The deadline for the Boy Scouts in Philadelphia is approaching. They only have until December 3rd to rescind their discriminatory policies or face a choice: either move out of the city-owned building they’ve been using since 1931 or start paying fair market rent, estimated at around $200,000 a year. Defenders of the scouts are inventing all sorts of fanciful legal theories, none of which they are showing any inclination of actually trying in court. The AFA is publicizing one of them:
Randall Wenger, chief legal counsel with the Independence Law Center of the Pennsylvania Family Institute, is not involved in the controversy but has followed it and the parties’ attempts at resolution. He acknowledges the lease agreement allows Philadelphia to change the arrangement at any time with a year’s notice and take the land back — but says it is valid only for reasons within the law.
“I would say that it’s unequal access — and it’s unequal access on the basis of viewpoint and belief and conduct.” Wenger states. “While the city can regulate a certain amount of conduct, here they’re trying to regulate expressive conduct.”
And that, says the attorney, amounts to an illegal reason. “It’s based on the viewpoint or the expressive conduct of the Boy Scouts,” he explains. “It’s not an issue where anybody’s brought a claim of discrimination against the Boy Scouts; it’s because of the Boy Scouts’ stance on the issue that the city is having a problem.”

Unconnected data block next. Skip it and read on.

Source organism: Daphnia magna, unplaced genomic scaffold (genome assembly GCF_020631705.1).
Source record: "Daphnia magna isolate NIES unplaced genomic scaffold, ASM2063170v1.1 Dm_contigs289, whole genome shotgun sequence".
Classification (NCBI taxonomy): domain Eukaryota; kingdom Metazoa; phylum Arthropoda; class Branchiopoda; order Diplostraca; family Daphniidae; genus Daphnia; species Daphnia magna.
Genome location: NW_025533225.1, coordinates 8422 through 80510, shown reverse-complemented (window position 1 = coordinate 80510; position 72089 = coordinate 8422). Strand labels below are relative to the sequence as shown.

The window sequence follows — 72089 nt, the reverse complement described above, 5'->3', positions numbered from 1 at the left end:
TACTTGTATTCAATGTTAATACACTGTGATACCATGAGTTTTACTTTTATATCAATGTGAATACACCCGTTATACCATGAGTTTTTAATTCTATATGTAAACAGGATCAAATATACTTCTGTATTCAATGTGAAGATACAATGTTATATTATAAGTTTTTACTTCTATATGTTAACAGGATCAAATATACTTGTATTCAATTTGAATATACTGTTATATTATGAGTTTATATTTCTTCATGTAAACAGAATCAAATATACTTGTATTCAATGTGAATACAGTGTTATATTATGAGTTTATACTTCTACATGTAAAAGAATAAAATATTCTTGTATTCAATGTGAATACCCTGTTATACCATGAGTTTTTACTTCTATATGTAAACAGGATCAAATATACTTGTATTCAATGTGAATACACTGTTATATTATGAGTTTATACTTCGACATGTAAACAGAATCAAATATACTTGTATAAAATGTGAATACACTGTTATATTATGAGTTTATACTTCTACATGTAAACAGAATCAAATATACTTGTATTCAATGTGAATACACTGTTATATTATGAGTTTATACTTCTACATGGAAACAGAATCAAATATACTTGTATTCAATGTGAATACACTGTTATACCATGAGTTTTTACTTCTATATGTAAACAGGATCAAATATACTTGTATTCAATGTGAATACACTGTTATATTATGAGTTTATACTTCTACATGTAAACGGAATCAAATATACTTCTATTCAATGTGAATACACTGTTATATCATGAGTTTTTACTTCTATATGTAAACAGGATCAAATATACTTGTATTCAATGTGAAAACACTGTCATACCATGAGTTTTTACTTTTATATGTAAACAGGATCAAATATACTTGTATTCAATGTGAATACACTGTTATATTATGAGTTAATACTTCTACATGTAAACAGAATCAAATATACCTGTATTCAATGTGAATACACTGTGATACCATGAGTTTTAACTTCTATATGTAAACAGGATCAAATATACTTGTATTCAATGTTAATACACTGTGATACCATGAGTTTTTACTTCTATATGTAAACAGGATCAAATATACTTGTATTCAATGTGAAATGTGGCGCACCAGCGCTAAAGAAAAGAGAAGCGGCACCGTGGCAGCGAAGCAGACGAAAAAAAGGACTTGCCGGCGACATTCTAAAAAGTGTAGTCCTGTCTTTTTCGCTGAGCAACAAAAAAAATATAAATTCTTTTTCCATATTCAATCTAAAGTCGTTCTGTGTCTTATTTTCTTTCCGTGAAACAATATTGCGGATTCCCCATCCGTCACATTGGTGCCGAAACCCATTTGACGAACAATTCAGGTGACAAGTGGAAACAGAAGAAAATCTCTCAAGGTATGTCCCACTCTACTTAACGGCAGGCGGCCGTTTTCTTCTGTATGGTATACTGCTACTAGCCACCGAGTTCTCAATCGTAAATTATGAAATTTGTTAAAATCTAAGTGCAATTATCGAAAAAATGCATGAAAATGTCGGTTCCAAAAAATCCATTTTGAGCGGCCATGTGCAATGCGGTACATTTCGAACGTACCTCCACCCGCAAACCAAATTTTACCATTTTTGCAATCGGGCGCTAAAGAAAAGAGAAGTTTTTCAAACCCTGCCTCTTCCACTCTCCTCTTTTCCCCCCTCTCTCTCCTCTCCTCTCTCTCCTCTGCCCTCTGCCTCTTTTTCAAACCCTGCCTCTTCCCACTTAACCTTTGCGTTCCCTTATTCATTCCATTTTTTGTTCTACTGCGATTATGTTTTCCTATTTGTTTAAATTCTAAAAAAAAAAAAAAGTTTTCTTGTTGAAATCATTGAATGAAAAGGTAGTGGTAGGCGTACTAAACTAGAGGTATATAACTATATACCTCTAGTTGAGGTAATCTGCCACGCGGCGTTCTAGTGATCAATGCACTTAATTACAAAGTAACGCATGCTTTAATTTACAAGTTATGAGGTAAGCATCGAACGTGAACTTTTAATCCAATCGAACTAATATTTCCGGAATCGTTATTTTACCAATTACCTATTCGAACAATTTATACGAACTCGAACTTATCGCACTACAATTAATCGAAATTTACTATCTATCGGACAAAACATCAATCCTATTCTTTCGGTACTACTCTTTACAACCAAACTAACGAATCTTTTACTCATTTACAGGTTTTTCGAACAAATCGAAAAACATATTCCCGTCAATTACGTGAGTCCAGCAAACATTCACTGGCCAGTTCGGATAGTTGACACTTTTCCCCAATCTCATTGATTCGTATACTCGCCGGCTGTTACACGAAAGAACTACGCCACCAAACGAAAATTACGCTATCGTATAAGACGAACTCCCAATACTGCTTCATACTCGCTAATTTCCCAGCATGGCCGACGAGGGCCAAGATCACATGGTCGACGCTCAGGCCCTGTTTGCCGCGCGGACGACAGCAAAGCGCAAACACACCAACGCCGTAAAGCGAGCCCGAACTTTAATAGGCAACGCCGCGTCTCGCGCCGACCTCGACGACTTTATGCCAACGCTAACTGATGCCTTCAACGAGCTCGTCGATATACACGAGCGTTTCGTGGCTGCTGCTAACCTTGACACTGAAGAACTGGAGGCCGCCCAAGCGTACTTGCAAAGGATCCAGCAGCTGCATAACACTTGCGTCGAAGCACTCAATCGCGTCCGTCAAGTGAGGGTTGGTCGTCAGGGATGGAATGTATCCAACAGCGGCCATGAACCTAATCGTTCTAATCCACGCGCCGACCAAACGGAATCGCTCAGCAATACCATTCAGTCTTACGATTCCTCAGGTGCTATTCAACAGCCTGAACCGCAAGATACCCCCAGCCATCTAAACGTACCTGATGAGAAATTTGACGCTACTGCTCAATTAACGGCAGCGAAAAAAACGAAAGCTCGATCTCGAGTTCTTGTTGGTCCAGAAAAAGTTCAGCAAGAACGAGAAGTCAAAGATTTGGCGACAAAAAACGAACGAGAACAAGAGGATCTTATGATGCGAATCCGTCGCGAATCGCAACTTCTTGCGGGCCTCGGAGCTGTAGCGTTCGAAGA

Wenger thinks that right of “expressive association” given generally to Boy Scouts by a U.S. Supreme Court decision in 2000 and by a law passed by Congress several years ago is now being violated by the City of Philadelphia’s demand.
Sorry, Mr. Wenger, but you will not be receiving your merit badge for legal reasoning. The issue here is not whether they have a right to engage in such discrimination; the Supreme Court has clearly said that they do. The issue is whether the government must subsidize them as they do so.
The only “unequal access” in this situation is that the Boy Scouts have been receiving a unique benefit that no other group has received, a $200,000 subsidy by allowing them to use a very exclusive and expensive government building for a mere $1 a year. The city has no obligation to give such a subsidy, and indeed their own law forbids them from doing so. Rescinding that subsidy will remove the unequal access and put the Boy Scouts on exactly the same footing as every other private group. Are they free to discriminate? Absolutely. But in doing so, they also forfeit any claim on government subsidy.